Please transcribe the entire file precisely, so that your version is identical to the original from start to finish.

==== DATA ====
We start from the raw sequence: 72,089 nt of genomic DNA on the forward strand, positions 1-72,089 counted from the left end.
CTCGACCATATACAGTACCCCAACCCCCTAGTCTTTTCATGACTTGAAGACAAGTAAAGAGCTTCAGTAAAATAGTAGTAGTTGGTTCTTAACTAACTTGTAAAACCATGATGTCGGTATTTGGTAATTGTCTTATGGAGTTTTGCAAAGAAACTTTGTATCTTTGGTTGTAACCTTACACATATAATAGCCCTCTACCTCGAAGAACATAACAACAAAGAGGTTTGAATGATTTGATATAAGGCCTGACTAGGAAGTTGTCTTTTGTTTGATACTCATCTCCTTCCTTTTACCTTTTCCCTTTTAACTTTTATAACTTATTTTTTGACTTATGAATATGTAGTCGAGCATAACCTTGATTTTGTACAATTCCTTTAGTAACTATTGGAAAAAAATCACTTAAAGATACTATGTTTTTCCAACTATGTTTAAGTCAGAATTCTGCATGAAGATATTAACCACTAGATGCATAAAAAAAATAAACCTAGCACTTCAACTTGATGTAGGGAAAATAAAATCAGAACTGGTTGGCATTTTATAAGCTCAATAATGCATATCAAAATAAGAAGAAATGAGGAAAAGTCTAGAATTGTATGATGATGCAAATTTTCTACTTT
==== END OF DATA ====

We start from the raw sequence: 72,089 nt of genomic DNA on the forward strand, positions 1-72,089 counted from the left end.
CTCGACCATATACAGTACCCCAACCCCCTAGTCTTTTCATGACTTGAAGACAAGTAAAGAGCTTCAGTAAAATAGTAGTAGTTGGTTCTTAACTAACTTGTAAAACCATGATGTCGGTATTTGGTAATTGTCTTATGGAGTTTTGCAAAGAAACTTTGTATCTTTGGTTGTAACCTTACACATATAATAGCCCTCTACCTCGAAGAACATAACAACAAAGAGGTTTGAATGATTTGATATAAGGCCTGACTAGGAAGTTGTCTTTTGTTTGATACTCATCTCCTTCCTTTTACCTTTTCCCTTTTAACTTTTATAACTTATTTTTTGACTTATGAATATGTAGTCGAGCATAACCTTGATTTTGTACAATTCCTTTAGTAACTATTGGAAAAAAATCACTTAAAGATACTATGTTTTTCCAACTATGTTTAAGTCAGAATTCTGCATGAAGATATTAACCACTAGATGCATAAAAAAAATAAACCTAGCACTTCAACTTGATGTAGGGAAAATAAAATCAGAACTGGTTGGCATTTTATAAGCTCAATAATGCATATCAAAATAAGAAGAAATGAGGAAAAGTCTAGAATTGTATGATGATGCAAATTTTCTACTTT